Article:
The Golden Food Bank is in the final stages of putting together the findings of a Columbia Basin wide study that will help them reduce their costs, and help them deliver their services more efficiently.
The 2012 study looked at 19 food banks around the Columbia Basin, and will help the Golden Food Bank identify best practises that can be implemented locally.
“Our primary objective is to reduce our cost structure at the Golden Food Bank by 40 per cent. We’ve already found significant savings from this Basin study that we’re working on,” said Barb Davies, executive director of the Golden Food Bank.
The local food bank has higher than average operating costs, mainly due to the fact that they pay market rate for their building and utilities, whereas other food banks have had a space donated to them.
To offset this cost, the Golden Food Bank has renovated their building to allow for two separate office spaces, one of which has already been rented out. The 2012 study revealed that in March alone, there were 4,175 individuals who received a food hamper from a Columbia Basin food bank.
“To put this into context, food banks provided food to a population about the size of our municipality in a month. I think that’s really staggering, and this happens every month in the Columbia Basin,” said Davies.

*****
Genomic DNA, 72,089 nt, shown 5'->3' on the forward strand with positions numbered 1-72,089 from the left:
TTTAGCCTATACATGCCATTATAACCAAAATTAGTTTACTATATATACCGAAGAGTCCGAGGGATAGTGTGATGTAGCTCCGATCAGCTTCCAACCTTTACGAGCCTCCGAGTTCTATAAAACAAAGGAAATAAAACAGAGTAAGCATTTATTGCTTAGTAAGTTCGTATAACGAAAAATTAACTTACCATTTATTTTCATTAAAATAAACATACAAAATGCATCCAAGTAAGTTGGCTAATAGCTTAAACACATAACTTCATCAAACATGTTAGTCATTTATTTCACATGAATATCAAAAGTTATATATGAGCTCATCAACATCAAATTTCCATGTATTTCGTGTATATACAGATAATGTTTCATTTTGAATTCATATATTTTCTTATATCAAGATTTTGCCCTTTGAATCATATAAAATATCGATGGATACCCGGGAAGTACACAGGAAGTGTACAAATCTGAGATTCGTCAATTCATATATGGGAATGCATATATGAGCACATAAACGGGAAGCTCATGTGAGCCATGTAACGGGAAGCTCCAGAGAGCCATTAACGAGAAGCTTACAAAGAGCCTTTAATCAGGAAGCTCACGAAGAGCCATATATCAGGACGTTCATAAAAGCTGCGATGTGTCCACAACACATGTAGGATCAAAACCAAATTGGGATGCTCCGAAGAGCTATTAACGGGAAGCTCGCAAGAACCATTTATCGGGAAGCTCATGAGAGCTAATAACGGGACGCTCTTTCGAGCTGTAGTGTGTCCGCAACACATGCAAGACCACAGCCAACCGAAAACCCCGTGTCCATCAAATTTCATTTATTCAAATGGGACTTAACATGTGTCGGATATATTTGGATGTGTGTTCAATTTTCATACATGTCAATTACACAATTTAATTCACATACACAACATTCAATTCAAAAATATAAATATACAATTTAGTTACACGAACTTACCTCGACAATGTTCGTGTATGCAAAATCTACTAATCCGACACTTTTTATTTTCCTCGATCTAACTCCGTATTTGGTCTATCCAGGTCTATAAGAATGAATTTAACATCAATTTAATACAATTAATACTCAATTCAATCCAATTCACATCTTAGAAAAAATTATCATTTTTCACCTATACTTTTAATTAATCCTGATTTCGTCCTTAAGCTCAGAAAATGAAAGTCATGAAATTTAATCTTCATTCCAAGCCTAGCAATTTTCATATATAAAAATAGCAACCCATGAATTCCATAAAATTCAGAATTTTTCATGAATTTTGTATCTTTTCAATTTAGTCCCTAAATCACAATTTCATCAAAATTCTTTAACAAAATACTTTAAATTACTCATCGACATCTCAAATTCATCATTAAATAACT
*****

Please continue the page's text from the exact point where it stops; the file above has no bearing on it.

The Golden Food Bank provides food hampers to an average of 105 households per month, with roughly 60 per cent residing in Golden, and the rest in Area A.
The food comes from community donations and food drives, as well as a monthly shipment from the Calgary Interfaith Food Bank, for which the Golden Food Bank has to cover the transportation cost.
“Our primary aim is always to increase the nutritional value of the food items that are donated,” said Davies. “Almost half of the people that access the food bank are families, with 31 per cent of our clientele being children.”
Food bank usage across the country is at an all-time high. The Golden Food Bank hit its all-time high in 2010, and has gone down about 11 per cent since then.
“Low income is really at the heart of why people access the food bank. The strength of the local economy has a direct impact on who walks into the food bank on a weekly basis,” said Davies.
And because it is unlikely these families’ incomes will go up any time soon, the Golden Food Bank is determined to reduce their costs to better serve their cliental.
The results of the Columbia Basin study will be ready soon, and Davies will be distributing them as widely as possible.